Some of my earliest memories are from when I was around two years old. I'm sure they are more 'memories of memories' now than first-timers, but ... I remember going to ask my mom if I'd ever been at a lake (different from the one I grew up on) facing a cabin, with a sort of hefty guy standing facing me, arms crossed over a rake handle.
She responded, "Oh, my goodness! That was Great-Uncle Billy at Higgens Lake, near Petoskey (Michigan)! You were only two!" Both sides of my family, mom's brother and his wife, parents and great-great-uncles and dad's brother and his wife, parents and grandparents had gathered at that lake, renting two cabins on the shore for the summer. I was the first-born child in the latest generation, so I had all the love anyone could ever want. It became a very special memory to me.
Similarly, I went to her again with a Christmas scene in a tiny apartment. That one originated in my Great-Uncle Henry's tiny Detroit apartment, apparently when I was not much older than two. (My grandmother, Jessie White Beare who was part Potawatami of the Algonquin Nation, had 12 brothers and one sister, who had died; most lived long lives into their 90s and participated in much of my growing up years.)
Another time, I went to mom again and described a small apartment where my Aunt Gabriel was carrying in a baby boy. After similarly describing the scene, this one was from when I was around seven. After years of trying to have their own child, Gabe and my Uncle Bob had just adopted my adored cousin David. I was in love! They went on to adopt a baby girl, Annie and miracle of miracles, at 13, my special cousin Sue (who spoke at mom's celebration of life service two years ago) was born. She and I have been close all our lives and remain so.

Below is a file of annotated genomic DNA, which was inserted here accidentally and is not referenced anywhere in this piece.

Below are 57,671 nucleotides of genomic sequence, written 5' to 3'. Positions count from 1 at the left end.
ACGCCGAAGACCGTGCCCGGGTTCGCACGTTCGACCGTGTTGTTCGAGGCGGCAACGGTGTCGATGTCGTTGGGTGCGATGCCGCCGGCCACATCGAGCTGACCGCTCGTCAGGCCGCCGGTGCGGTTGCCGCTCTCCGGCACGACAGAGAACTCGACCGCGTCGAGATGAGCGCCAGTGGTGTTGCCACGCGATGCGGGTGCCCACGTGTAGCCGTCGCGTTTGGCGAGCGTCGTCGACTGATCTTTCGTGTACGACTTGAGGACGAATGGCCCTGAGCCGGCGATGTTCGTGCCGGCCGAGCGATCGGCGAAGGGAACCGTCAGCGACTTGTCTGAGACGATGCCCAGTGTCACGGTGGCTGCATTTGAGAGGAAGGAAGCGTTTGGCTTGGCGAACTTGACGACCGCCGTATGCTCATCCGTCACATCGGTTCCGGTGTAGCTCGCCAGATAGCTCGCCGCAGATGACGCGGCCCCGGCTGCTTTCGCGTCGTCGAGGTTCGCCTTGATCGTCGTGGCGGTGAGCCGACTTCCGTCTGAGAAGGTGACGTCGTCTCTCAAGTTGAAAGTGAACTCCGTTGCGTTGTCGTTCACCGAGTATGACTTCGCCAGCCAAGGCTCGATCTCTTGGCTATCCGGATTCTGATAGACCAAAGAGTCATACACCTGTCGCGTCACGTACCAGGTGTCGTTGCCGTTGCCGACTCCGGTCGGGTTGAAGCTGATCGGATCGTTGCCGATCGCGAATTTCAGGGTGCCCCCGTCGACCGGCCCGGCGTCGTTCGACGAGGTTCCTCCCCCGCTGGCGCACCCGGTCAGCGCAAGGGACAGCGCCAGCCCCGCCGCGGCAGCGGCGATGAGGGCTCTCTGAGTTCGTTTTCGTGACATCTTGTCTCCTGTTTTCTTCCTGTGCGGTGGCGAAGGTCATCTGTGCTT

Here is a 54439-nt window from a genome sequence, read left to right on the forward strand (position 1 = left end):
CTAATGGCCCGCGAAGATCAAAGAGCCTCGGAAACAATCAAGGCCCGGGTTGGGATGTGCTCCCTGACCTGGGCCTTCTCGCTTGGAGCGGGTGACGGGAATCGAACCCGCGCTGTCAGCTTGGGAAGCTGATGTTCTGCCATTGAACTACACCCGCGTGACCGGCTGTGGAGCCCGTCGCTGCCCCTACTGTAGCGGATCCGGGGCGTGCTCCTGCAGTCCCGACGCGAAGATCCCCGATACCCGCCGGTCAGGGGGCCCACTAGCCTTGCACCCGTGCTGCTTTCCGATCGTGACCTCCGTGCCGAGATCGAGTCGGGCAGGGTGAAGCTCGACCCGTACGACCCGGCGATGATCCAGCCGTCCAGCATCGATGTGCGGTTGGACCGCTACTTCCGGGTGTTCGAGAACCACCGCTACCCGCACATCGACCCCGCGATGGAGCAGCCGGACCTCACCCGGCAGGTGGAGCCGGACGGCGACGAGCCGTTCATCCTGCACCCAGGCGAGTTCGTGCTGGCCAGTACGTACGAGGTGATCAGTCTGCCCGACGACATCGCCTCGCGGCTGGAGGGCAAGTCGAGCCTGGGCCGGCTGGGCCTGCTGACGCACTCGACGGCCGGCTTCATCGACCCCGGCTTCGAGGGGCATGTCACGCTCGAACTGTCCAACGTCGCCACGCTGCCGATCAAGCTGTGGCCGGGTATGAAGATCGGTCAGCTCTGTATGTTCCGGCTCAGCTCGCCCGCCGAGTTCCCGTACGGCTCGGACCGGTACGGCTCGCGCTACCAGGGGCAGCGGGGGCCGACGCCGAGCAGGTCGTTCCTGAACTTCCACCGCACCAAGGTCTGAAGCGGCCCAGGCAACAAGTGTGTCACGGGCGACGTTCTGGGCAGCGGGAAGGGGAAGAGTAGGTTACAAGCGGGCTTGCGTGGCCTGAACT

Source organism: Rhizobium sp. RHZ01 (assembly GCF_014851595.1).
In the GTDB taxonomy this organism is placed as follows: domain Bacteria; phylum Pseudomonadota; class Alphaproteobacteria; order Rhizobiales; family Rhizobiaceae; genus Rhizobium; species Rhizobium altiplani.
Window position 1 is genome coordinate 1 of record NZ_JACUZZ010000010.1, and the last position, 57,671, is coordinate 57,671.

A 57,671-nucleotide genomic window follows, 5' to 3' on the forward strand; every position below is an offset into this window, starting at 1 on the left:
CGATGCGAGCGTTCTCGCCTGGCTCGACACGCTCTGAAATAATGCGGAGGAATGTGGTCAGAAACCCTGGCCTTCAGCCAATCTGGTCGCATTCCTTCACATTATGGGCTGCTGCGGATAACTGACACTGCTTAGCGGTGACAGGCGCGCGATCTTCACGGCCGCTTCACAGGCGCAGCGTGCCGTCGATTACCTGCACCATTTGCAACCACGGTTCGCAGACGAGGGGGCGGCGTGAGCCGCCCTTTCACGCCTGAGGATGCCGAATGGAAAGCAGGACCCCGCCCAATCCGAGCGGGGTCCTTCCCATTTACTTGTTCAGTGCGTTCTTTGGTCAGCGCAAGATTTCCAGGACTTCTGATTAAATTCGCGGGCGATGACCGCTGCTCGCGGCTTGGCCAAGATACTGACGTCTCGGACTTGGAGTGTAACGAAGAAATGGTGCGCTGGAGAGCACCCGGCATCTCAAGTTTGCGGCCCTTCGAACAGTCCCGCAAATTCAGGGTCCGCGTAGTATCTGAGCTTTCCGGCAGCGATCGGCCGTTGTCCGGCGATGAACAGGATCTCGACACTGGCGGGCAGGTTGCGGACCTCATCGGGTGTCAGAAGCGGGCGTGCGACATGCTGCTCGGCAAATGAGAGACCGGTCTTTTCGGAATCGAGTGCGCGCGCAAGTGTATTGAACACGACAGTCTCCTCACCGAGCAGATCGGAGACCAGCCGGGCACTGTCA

Very few Christmases were spent with just Mom, Dad and me. Most were with various parents, great-greats, grandparents, great-grandparents, cousins and a multitude of friends, including what mom called my 'strays;' anytime I found out in high school or college that someone was going to be alone on
Thanksgiving or Christmas, they were dragged to the Beare table for dinner. I still have lifelong friends in that group.
An estate acquired at our antiques shop held a 100-year old Christmas tree holder of cast-iron, enamel-painted that would easily hold about a 15' tree without it toppling over, though the holder was only about one-foot square. My grandparents had one exactly like that, and started me down memory lane. I am so glad to have my husband Rick, especially now that I am more or less an orphan, having lost mom and dad two years ago. But the family memories keep on coming, a blessing from the past.
May everyone have a Merry Christmas and Happy New Year. And may this world be blessed with peace and joy!